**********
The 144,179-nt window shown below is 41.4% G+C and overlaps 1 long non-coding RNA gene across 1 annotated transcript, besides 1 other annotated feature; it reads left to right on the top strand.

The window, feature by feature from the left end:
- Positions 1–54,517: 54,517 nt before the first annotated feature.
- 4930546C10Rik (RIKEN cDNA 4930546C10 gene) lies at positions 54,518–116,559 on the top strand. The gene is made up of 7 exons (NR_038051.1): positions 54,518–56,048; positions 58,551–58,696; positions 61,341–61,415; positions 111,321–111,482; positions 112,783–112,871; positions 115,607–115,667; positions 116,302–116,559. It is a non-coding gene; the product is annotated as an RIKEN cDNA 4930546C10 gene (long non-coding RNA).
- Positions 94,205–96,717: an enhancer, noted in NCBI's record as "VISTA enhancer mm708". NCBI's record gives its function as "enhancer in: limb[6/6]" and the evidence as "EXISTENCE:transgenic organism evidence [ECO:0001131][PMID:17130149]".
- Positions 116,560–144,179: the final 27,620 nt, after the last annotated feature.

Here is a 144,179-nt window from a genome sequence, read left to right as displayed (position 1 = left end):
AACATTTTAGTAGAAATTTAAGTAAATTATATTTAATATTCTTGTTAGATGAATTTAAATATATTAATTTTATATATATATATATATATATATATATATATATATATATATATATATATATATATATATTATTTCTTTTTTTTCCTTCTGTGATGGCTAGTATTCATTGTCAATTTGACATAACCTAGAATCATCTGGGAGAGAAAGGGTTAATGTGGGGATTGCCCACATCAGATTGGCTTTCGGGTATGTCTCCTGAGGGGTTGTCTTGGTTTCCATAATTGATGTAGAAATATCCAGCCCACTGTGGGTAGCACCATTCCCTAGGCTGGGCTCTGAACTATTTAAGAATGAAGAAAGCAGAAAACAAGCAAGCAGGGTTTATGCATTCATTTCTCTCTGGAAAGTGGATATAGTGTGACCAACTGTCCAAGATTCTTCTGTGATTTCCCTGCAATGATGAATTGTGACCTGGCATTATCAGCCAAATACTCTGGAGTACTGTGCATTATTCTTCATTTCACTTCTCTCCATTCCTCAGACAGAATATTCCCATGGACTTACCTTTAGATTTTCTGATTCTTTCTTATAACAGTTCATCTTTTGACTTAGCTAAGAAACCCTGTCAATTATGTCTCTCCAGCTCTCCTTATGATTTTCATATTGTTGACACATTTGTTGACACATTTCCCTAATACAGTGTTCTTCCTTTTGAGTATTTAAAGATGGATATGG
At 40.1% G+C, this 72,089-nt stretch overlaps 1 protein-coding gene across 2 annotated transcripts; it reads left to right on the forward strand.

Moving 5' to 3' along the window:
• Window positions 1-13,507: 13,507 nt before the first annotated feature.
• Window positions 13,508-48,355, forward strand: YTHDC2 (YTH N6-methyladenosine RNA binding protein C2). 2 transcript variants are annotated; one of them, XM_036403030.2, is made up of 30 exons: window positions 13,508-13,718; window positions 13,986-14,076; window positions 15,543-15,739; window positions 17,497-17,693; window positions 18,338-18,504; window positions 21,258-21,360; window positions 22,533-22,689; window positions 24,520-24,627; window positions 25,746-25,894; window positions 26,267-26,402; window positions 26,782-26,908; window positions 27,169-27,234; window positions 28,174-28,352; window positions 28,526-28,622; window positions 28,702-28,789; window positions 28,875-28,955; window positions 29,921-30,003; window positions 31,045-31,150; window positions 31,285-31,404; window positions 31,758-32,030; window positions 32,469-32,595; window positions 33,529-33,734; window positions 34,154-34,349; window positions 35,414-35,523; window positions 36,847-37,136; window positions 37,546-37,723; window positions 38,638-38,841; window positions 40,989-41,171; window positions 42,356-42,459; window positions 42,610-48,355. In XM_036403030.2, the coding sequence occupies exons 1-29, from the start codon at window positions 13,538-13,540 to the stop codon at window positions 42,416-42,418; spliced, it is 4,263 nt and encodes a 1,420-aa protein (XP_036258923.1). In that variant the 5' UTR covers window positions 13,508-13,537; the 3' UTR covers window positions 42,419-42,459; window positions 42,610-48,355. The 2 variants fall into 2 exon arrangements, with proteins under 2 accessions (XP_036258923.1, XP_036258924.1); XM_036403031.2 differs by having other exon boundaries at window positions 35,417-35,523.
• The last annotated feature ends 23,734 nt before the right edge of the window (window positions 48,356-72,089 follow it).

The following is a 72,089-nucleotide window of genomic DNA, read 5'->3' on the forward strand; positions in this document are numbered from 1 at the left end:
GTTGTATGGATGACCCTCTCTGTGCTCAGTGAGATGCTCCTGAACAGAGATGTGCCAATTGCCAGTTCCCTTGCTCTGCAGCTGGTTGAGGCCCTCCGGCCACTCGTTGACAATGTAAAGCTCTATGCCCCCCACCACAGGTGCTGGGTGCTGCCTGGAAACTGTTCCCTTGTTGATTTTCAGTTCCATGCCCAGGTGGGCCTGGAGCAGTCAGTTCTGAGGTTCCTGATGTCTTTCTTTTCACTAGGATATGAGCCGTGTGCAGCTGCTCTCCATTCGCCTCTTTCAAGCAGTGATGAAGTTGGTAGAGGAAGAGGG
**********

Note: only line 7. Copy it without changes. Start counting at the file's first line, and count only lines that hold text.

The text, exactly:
Here is a 144,179-nt window from a genome sequence, read left to right as displayed (position 1 = left end):